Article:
The benefits of creatine for the improvement of strength and muscle mass have been widely evidenced, and that is why it is along with protein one of the most consumed supplements in gyms and in sports in which strength and explosiveness prevail. The main mechanism by which creatine improves performance is by increasing the availability of energy for short-term exercises. However, despite its less popular use in this population, this supplement can be very interesting for endurance athletes.

Glycogen is the main energy substrate in moderate and high intensity exercises. Thus, the depletion of glycogen stores (ie, running out of glycogen) will be a performance limiting factor, something that can easily be exemplified by the feared pájara or marathon wall. In efforts of resistance the creatine will not contribute great benefits at the energetic level as if it makes in short efforts, but it does seem to help to reduce the expense of glycogen during the exercise and to facilitate its recovery once finished.

As an example, a study1 showed in athletes who ran for 60 minutes at moderate intensity (60-75% VO2max) that supplementation with creatine monohydrate (12 g daily for 15 days) reduced protein degradation and glycogen expenditure (evidenced for a lower level of post-effort lactate). In addition, other authors2 found that this supplement (3 g per day for 28 days) increased glycogen levels at rest and post-exertion and reduced oxygen consumption by 10% during a two-hour moderate intensity cycling test. what supposes a greater energetic efficiency.


Figure 1. Recovery of glycogen levels after an intense session. The graph shows that the recovery was significantly greater when consuming creatine along with carbohydrates than when consuming only carbohydrates.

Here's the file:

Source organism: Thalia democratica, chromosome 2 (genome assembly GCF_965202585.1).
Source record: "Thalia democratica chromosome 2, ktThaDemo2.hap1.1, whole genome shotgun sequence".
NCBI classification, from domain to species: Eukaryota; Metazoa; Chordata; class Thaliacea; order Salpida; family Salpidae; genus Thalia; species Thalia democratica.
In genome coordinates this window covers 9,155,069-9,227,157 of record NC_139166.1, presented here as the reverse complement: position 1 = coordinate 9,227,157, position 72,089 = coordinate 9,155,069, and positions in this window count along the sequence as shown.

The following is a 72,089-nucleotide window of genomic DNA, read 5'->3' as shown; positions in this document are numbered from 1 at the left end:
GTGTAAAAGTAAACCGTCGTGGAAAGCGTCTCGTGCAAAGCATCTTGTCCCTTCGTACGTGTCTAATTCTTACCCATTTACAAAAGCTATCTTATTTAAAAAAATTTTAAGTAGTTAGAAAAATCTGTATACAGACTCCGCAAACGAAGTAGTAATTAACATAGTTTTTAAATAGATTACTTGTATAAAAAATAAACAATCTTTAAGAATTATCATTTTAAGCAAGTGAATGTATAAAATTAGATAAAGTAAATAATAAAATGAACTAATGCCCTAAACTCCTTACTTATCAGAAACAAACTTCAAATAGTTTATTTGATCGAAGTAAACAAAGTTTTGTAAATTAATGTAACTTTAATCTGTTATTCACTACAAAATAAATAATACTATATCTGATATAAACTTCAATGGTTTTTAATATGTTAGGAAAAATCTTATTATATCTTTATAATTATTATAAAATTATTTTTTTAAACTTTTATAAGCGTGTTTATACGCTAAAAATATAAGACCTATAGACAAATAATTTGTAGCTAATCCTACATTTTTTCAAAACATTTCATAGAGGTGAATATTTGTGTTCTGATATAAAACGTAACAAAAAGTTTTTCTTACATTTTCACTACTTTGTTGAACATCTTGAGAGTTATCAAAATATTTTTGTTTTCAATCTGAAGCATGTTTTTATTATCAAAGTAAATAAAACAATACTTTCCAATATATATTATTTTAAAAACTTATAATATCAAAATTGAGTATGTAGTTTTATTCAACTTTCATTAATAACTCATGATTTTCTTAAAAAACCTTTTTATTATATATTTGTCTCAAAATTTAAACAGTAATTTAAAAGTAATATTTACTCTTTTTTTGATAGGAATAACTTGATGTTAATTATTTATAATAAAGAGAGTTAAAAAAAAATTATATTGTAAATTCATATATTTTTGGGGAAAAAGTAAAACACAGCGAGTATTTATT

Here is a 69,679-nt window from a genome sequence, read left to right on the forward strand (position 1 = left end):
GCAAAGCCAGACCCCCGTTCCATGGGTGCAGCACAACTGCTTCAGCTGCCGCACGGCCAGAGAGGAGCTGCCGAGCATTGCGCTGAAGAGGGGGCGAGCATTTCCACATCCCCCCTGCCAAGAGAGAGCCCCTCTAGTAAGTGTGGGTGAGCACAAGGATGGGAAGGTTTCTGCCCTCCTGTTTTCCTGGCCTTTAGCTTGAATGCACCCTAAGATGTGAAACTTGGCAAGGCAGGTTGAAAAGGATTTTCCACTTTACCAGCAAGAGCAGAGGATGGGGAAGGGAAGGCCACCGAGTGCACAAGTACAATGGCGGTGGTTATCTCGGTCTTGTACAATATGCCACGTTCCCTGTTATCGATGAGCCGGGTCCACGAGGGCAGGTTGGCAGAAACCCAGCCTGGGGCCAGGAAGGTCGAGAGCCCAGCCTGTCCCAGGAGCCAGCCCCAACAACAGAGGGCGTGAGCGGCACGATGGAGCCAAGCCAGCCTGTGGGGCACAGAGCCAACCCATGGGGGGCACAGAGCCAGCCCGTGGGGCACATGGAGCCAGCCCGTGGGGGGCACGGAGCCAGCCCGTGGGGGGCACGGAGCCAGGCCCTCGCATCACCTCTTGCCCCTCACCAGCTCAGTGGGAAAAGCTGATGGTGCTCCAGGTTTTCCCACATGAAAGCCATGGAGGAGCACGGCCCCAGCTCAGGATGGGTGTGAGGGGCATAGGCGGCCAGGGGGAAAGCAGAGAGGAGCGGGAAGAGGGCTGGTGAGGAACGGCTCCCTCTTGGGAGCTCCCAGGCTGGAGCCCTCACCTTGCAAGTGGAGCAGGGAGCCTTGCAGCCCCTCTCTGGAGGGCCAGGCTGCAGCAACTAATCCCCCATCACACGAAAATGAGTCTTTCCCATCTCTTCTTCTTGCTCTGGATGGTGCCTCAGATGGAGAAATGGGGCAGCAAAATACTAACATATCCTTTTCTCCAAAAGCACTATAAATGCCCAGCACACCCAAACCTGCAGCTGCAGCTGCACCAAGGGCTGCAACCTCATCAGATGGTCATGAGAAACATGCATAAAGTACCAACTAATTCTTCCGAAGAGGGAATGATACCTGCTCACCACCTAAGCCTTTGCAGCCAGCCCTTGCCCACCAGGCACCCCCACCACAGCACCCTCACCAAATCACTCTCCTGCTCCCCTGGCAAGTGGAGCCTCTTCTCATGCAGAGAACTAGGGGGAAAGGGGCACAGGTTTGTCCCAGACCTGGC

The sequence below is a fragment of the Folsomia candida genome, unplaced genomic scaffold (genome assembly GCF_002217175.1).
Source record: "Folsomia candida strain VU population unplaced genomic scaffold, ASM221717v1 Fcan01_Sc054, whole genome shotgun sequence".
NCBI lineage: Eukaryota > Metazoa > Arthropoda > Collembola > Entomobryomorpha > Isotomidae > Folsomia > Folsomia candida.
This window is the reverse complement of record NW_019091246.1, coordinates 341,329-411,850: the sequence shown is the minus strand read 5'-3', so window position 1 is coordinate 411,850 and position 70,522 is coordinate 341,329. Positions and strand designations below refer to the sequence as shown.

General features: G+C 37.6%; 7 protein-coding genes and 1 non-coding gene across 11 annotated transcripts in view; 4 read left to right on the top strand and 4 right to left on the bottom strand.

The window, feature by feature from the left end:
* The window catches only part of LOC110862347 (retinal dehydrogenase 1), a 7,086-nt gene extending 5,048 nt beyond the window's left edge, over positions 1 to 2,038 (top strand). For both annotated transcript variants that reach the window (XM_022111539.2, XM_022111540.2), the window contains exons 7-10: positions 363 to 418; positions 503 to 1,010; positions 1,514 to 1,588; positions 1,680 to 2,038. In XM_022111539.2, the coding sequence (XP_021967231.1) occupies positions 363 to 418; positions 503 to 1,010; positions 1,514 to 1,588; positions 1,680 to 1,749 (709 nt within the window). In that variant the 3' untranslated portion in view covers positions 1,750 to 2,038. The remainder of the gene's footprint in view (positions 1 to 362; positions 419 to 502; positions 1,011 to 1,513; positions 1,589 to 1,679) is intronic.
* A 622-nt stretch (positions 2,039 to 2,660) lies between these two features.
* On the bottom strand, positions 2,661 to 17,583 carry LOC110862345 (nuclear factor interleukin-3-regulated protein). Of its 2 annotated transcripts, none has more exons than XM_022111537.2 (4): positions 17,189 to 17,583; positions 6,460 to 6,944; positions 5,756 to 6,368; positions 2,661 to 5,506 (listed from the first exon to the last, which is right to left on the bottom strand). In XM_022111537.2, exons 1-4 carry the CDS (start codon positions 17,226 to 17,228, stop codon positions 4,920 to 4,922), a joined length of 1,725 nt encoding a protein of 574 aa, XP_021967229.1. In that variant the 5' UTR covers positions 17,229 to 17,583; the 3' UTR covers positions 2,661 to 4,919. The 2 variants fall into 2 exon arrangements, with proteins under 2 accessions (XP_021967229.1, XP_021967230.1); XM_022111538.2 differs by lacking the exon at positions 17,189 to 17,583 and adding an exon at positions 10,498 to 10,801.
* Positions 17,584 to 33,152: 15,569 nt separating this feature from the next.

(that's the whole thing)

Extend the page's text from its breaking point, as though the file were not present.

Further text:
Therefore, supplementation with creatine could reduce glycogen expenditure during exercise, thus delaying the onset of fatigue. In addition, this supplement seems to facilitate the recovery of glycogen after exercise, which is essential to be able to perform in later sessions. In fact, in a recent study3 they saw that, after performing an exercise session in which glycogen stores decreased (cycling to 70% VO2max exhaustion), supplementation with creatine (20 g daily for 6 days) together with a high-carbohydrate diet allowed recovery of glycogen stores much faster than with carbohydrate intake alone. Although the use of this supplement in endurance athletes is less widespread than among those who want to hypertrophy or improve their strength, more and more evidence supports the benefits it can offer. Creatine could be especially interesting in periods of high load in which we want to perform optimally in several sessions with short breaks between them, such as when doubling workouts or when we accumulate several sessions of intensity on consecutive days. In these cases, take 20 grams per day (divided into 4 doses of 5 grams) of creatine along with a high-carbohydrate diet will be effective to increase creatine deposits and promote glycogen recovery, allowing greater performance.                              


  1. Tang FC, Chan CC, Kuo PL. Contribution of creatine to protein homeostasis in athletes after endurance and sprint running. Eur J Nutr. 2014;53(1):61-71. doi:10.1007/s00394-013-0498-6.
    2. Hickner RC, Dyck DJ, Sklar J, Hatley H, Byrd P. Effect of 28 days of creatine ingestion on muscle metabolism and performance of a simulated cycling road race. J Int Soc Sports Nutr. 2010;7:26. doi:10.1186/1550-2783-7-26.
    3. Roberts PA, Fox J, Peirce N, Jones SW, Casey A, Greenhaff PL. Creatine ingestion augments dietary carbohydrate mediated muscle glycogen supercompensation during the initial 24 h of recovery following prolonged exhaustive exercise in humans. Amino Acids. 2016;48(8):1831-1842. doi:10.1007/s00726-016-2252-x.

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